Drug Hunt "Live from the Quarantine"
Drug Hunt “Live from the Quarantine”
Alt-country blues rockers Drug Hunt used the pandemic lockdown as both subject and setting for their “Live from the Quarantine” video, which opens with audio recordings of early TV news announcements about the growing virus threat. Clocking in at nearly 15 minutes, the clip features the band wearing quarantine scrubs for a raucous indoor performance staged within a tiny plastic-lined safe room. “As artists, it is our duty to synthesize the current state of humanity and present our interpretations in the form of an expression worthy of inspiration,” says guitarist Rory Morison. “This live performance is our artistic response to the grief, anger, fear, and confusion caused by the global pandemic, the senseless assassination of George Floyd, and the activism necessary to bring equality and justice to people of color. For too long, rampant corruption and unchecked police brutality has taken the lives of countless innocent people. We stand proudly alongside our brothers and sisters, speaking out against the deeply entrenched overt and systemic racism that so blatantly infests our everyday lives.”
Steam Powered Giraffe "Hot on the Trail" (Acoustic Version)
Steam Powered Giraffe “Hot on the Trail”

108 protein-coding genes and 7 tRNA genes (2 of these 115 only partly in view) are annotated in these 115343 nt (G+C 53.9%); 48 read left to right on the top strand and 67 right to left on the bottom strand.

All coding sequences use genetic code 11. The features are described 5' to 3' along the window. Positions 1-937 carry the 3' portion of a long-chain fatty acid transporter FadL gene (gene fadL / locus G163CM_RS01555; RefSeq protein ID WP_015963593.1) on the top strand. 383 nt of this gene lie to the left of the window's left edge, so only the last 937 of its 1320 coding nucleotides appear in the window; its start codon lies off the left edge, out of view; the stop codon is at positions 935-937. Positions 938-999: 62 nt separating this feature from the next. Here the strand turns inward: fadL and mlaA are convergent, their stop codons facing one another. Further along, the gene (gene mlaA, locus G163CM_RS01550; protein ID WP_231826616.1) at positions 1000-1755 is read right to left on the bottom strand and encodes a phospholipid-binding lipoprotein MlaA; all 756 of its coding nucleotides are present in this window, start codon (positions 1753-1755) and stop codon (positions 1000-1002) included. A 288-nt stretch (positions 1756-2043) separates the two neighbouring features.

Local costumed bands (Tragic Tantrum, the Locust, Holy Molar, Geezer, etc) tend to make engaging music videos. The trio composing Steam Powered Giraffe dress up as musical steampunk robots whose elaborate fictional backstory unfolds over the course of their videos, including a jaw-dropping clip for their acoustic rendition of “Hot on the Trail,” from their current album 1896. Already one of the strongest gospel-tinged tunes they’ve recorded, the acoustic arrangement showcases David Michael Bennett’s vocal chops right from the plaintive opening line, commanding attention and demanding an instant replay as soon as the final note fades. The video is the sort of evergreen that could both make and define this band, possibly introducing and endearing them to the same supportive audience that favors likeminded theatrical rockers such as Gogol Bordello, Lana Del Rey, Queen, and Evanescence. There’s essentially a whole separate album of acoustic 1896 arrangements, all of them individualized so the strength of the songwriting paired with the shimmering vocal harmonies isn’t so much unplugging as it is upgrading. Crosby, Stills, and Nash would change the oil in Neil Young’s pickup truck for a year to sparkle this brightly at the mic again.